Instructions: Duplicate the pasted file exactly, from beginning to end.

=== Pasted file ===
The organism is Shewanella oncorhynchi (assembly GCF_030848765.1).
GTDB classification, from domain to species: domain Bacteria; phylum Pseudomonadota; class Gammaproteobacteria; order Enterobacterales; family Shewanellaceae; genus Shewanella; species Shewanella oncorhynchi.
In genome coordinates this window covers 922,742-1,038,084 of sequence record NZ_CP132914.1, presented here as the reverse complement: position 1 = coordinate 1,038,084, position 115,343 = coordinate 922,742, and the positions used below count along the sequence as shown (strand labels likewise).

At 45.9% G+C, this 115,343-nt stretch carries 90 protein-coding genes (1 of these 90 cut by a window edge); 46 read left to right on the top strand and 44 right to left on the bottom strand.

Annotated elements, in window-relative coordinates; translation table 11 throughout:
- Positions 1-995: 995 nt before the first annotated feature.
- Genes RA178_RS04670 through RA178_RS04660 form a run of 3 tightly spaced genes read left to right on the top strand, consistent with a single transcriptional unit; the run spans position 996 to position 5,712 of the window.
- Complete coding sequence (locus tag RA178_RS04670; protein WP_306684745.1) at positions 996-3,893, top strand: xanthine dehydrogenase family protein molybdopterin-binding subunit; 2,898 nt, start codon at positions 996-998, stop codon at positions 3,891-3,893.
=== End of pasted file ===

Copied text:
The organism is Shewanella oncorhynchi (assembly GCF_030848765.1).
GTDB classification, from domain to species: domain Bacteria; phylum Pseudomonadota; class Gammaproteobacteria; order Enterobacterales; family Shewanellaceae; genus Shewanella; species Shewanella oncorhynchi.
In genome coordinates this window covers 922,742-1,038,084 of sequence record NZ_CP132914.1, presented here as the reverse complement: position 1 = coordinate 1,038,084, position 115,343 = coordinate 922,742, and the positions used below count along the sequence as shown (strand labels likewise).

At 45.9% G+C, this 115,343-nt stretch carries 90 protein-coding genes (1 of these 90 cut by a window edge); 46 read left to right on the top strand and 44 right to left on the bottom strand.

Annotated elements, in window-relative coordinates; translation table 11 throughout:
- Positions 1-995: 995 nt before the first annotated feature.
- Genes RA178_RS04670 through RA178_RS04660 form a run of 3 tightly spaced genes read left to right on the top strand, consistent with a single transcriptional unit; the run spans position 996 to position 5,712 of the window.
- Complete coding sequence (locus tag RA178_RS04670; protein WP_306684745.1) at positions 996-3,893, top strand: xanthine dehydrogenase family protein molybdopterin-binding subunit; 2,898 nt, start codon at positions 996-998, stop codon at positions 3,891-3,893.